3. Who gives a rats behind about all the fluffy ranking nonsense. What students having to pay off debt need to know is that all schools aren't created equal and students from many schools don't have a snowball's chance of getting a decent paying job straight out of law school. Their lowly ranked lawschool won't tell them that though. When schools start honestly (accurately) reporting *those numbers, things will get interesting real quick, and the looks on student's faces will be priceless!

  4. Whilst it may be true that Judges and Justices enjoy such freedom of time and effort, it certainly does not hold true for the average working person. To say that one must 1) take a day or a half day off work every 3 months, 2) gather a list of information including recent photographs, and 3) set up a time that is convenient for the local sheriff or other such office to complete the registry is more than a bit near-sighted. This may be procedural, and hence, in the near-sighted minds of the court, not 'punishment,' but it is in fact 'punishment.' The local sheriffs probably feel a little punished too by the overwork. Registries serve to punish the offender whilst simultaneously providing the public at large with a false sense of security. The false sense of security is dangerous to the public who may not exercise due diligence by thinking there are no offenders in their locale. In fact, the registry only informs them of those who have been convicted.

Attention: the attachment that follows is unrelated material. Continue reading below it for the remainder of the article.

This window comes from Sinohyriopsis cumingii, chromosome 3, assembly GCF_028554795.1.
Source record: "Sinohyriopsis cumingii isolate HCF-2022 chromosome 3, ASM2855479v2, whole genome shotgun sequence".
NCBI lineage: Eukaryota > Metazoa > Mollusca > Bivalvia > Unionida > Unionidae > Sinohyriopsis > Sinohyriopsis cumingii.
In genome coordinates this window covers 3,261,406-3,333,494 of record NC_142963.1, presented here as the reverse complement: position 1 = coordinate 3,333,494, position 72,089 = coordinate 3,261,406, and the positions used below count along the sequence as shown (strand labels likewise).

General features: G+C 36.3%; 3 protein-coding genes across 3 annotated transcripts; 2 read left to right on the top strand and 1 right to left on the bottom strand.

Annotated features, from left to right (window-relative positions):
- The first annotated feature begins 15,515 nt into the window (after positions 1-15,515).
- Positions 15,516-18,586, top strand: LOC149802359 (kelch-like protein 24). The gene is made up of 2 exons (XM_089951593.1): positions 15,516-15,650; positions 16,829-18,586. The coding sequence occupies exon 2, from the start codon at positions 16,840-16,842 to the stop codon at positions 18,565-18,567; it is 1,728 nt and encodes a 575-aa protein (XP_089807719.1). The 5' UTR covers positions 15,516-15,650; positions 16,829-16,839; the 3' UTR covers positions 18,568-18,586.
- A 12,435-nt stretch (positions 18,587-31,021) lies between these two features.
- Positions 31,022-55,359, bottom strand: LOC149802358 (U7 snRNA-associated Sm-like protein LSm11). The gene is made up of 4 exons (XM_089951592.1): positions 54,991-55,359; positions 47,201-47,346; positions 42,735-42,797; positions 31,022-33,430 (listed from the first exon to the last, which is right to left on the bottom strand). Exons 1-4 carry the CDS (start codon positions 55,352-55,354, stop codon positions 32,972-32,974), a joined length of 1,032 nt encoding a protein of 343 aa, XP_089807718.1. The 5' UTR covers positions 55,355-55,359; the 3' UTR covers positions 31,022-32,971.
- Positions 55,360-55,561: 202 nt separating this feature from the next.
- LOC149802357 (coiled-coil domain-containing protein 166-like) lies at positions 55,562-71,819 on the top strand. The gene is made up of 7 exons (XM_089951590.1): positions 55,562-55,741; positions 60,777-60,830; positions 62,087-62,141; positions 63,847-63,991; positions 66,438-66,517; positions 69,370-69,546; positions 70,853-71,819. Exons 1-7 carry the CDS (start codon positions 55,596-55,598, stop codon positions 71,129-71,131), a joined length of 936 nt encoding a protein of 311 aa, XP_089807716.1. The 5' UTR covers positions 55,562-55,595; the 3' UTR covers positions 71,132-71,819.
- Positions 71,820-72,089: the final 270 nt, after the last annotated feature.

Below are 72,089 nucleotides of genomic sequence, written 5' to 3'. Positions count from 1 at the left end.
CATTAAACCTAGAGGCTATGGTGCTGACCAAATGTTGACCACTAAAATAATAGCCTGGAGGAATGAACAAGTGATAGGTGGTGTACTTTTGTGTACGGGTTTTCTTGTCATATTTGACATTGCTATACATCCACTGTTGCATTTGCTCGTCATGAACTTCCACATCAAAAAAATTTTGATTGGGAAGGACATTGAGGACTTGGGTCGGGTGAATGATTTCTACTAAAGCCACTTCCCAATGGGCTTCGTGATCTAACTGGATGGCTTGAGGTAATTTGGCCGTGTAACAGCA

5. Unfortunately, the court doesn't understand the difference between ebidta and adjusted ebidta as they clearly got the ruling wrong based on their misunderstanding